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Transcript du chat avec Matt Cutts et Stephanie Kerebel, Google
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Matt Cutts et Stephanie Kerebel,
Google

On ne présente plus Google. Ce moteur de recherche (dont le nom est dérivé du terme "Googol" qui signifie "10 à la puissance 100") a été créé en 1998 par deux étudiants de l'université de Stanford (comme Yahoo!), Larry Page et Sergey Brin. Il est issu d'un projet de recherche de l'université. En juin 1999, les deux co-fondateurs lèvent 25 millions de $ de capitaux et lancent réellement l'outil qui est aujourd'hui basé à Mountain View, en Californie. Il est l'un des grands vainqueurs de l'année 2001, jouant un rôle majeur dans le domaine de la recherche d'information sur le web dans le monde.
 
Matt Cutts, Software Engineer, et Stephanie Kerebel, Globalization Specialist chez Google, ont répondé à vos questions le mardi 26 février 2002.
 
Logo Google Matt Cutts a rejoint Google en tant que "Software Engineer" en janvier 2000. Auparavant, il travaillait à son "Ph.D. in computer graphics" à l'université de Caroline du Nord à Chapel Hill. Il a publié des articles sur le "bureau du futur" ainsi que sur la reconnaissance d'objet dans les images compressées. Matt a écrit l'applicatif "Safe Search", le filtre familial utilisé par Google. Il travaille également pour le Ministère de la Défense américain et a également étudié des projets pour une sociétés de jeux vidéo. Pour en savoir plus sur son parcours : http://www.cs.unc.edu/~cutts/.
 
Stephanie Kerebel, Globalization Specialist chez Google, est responsable de la supervision générale de Google pour les domaines de la traduction et du support international. Elle s'occupe également des ventes et des présentations "business", de l'aspect publicitaire et promotionnel pour maintenir l'image de la marque "Google" en dehors des Etats-Unis.
 
Le Chat avec Matt Cutts et Stephanie Kerebel s'est déroulé (exceptionnellement en anglais) le mardi 26 février 2002, à 18h00, en partenariat avec Canalchat.
 
Voici le résumé de la conversation en ligne :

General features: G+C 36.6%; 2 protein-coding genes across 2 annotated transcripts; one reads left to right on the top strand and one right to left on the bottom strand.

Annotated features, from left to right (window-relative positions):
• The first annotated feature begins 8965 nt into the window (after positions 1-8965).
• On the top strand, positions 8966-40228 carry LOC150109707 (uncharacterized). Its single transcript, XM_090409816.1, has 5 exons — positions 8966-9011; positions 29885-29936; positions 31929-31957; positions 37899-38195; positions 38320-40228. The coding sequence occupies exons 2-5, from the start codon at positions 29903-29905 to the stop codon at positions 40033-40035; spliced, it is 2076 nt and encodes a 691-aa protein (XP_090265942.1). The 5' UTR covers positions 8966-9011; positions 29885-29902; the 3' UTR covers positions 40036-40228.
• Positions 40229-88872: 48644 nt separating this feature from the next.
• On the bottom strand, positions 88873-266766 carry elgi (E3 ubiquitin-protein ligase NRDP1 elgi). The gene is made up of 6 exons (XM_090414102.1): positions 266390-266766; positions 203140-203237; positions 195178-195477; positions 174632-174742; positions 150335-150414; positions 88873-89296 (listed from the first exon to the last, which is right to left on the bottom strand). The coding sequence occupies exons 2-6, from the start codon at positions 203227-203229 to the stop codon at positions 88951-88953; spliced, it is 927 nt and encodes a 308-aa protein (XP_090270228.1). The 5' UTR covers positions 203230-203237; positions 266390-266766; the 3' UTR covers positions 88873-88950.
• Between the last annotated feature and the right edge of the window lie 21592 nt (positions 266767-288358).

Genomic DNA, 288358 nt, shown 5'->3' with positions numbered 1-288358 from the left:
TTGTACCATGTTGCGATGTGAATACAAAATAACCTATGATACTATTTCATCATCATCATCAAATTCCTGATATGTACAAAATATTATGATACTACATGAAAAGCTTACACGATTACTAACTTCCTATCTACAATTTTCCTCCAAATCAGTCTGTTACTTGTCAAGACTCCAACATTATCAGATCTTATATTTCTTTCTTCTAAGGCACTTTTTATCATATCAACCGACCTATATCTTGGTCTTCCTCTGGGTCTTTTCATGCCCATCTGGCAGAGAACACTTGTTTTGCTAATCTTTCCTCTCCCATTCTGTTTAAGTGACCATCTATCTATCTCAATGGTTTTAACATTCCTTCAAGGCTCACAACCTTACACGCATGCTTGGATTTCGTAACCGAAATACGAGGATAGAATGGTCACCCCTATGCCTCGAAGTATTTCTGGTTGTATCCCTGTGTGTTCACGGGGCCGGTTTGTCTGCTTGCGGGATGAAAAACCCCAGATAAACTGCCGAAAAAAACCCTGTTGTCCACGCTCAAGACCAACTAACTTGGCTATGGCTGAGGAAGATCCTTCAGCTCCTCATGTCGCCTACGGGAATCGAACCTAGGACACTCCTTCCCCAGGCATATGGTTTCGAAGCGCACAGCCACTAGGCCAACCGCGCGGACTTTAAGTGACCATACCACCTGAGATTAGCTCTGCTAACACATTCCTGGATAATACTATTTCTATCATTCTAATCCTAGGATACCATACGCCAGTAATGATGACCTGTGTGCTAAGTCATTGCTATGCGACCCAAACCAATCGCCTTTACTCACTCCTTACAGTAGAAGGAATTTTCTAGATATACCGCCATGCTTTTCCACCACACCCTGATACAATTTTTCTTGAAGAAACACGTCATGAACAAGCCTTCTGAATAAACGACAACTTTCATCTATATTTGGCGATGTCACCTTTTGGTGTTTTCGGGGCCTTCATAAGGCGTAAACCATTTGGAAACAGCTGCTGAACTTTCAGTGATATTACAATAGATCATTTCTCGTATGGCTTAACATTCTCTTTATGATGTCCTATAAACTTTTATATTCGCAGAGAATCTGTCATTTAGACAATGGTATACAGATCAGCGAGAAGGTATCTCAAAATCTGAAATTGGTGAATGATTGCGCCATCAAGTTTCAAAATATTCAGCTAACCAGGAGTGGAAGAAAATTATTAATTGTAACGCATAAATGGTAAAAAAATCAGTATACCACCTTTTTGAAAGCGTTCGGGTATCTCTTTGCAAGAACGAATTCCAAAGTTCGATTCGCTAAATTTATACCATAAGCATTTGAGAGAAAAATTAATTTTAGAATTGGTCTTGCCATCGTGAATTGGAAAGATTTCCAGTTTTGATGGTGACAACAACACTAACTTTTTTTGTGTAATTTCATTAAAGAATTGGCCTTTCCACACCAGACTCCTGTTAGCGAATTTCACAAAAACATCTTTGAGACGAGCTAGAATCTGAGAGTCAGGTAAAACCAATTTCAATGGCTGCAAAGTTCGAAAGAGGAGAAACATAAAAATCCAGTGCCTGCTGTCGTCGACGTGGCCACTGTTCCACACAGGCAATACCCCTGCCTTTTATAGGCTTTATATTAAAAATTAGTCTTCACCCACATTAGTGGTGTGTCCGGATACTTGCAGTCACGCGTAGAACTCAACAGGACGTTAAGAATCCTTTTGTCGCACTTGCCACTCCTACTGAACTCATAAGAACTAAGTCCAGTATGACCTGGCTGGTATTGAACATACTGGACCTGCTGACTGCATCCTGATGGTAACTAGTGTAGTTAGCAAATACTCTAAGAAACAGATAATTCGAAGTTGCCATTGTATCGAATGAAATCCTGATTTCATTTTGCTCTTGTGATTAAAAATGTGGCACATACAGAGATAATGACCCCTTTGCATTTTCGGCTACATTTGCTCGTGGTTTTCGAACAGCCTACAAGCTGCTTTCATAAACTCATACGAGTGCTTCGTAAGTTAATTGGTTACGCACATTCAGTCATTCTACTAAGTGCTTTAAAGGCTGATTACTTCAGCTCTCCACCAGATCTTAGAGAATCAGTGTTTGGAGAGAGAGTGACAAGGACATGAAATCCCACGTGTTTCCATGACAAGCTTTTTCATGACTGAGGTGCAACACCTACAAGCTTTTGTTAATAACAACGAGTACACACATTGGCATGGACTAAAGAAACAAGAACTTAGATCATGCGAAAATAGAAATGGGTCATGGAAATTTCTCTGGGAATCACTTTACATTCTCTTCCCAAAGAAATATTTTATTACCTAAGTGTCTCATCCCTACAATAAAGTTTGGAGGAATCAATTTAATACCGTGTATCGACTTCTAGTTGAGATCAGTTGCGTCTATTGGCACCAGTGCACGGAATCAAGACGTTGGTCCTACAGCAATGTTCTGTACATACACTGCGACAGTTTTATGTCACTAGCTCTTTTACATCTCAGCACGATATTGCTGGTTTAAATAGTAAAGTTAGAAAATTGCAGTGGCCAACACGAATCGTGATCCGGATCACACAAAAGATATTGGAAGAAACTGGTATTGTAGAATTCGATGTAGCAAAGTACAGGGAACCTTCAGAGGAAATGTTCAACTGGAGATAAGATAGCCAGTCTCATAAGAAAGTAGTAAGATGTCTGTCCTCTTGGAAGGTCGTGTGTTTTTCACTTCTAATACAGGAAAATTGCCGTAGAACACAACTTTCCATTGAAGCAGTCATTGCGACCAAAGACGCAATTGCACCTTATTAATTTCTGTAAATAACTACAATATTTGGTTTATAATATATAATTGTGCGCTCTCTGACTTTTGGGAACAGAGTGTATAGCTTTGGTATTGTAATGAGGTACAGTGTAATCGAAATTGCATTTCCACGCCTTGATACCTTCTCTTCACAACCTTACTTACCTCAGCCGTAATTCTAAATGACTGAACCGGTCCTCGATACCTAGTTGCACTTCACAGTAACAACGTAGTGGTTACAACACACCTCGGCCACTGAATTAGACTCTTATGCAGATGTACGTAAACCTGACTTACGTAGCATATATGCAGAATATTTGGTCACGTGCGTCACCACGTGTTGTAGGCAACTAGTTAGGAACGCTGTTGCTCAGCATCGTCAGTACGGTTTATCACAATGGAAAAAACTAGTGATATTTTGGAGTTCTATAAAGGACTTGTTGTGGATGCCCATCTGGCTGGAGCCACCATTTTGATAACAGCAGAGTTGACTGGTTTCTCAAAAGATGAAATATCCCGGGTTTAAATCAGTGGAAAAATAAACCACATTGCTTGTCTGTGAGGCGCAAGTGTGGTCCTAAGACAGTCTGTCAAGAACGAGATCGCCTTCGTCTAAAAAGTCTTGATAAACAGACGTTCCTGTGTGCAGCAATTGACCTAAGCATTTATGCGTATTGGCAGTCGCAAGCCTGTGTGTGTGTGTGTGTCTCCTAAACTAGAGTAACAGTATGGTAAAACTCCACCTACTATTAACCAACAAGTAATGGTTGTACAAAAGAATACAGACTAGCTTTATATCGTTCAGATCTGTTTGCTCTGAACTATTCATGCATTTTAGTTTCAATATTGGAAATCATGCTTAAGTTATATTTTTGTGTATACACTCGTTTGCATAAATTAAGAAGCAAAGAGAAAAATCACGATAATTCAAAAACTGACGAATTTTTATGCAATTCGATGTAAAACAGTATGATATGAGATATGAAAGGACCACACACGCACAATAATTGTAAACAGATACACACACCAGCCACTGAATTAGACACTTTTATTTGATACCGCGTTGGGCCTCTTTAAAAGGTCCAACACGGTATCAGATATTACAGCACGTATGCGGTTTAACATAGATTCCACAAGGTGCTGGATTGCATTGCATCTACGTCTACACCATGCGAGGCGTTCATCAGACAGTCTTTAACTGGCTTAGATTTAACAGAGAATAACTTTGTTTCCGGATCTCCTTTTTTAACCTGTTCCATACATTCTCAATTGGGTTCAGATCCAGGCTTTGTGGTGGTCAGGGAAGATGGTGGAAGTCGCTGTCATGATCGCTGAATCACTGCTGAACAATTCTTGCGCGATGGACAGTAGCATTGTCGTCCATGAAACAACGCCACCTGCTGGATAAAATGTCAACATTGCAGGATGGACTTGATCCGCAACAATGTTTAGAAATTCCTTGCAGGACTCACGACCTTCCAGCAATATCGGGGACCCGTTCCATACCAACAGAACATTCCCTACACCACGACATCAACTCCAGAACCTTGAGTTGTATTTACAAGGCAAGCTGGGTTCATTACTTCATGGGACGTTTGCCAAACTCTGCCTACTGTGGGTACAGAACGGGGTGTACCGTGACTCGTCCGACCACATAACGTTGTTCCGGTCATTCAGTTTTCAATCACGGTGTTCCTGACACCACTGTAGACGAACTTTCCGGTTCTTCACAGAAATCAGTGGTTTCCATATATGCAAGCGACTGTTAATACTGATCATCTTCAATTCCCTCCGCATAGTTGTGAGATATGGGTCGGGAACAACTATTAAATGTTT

Good evening everybody, we are very happy to welcome Stéphanie Kerebel and Matt Cutts on the chat !
 
Hi there, good morning... Bonjour ! Greetings from Google!
 
Jules Vo-Dinh : What are the next evolutions which will see Google ?
 
That's a good question! I think that we'll see more freshness, depth, and file types. Over the next year, Google is going to be developing technology for searching new file types.
 
espotting: Will Google sell addwords and sponsored links direct or through deals with Overture or Doubleclick type of companies ?
 
Another good question. We have done deals of both these types in the past.
 
Jean-Delatour : Is it still necessary to fill up the meta-keywords ?
 
I think that we're open to either kind of deal. Let's see. Google uses meta-keywords, but not as much as most other search engines. I would still include them, but don't worry about putting a ton of effort into it.
 
Charles : What can I do to improve my Pagerank ?
 
The best way to improve your PageRank is to make sure that the people who should know about really do know about you; make sure that you look for links in the Open Directory Project, for example.
 
nanbowles : When I search on google.fr am I taping into the same database as my collegue in the Us taping the same search term into google.com?
 
We store all the data in one master index. Then we build a restrict of French language pages and pages in France. Note that we don't just consider .fr pages. Instead, we also look for .com pages which are based in France. That's one reason why our search on google.fr can cover more pages.
 
Olivier : When will you have headquarters in Paris ? I heard that the French manager is already known ? Is it true ?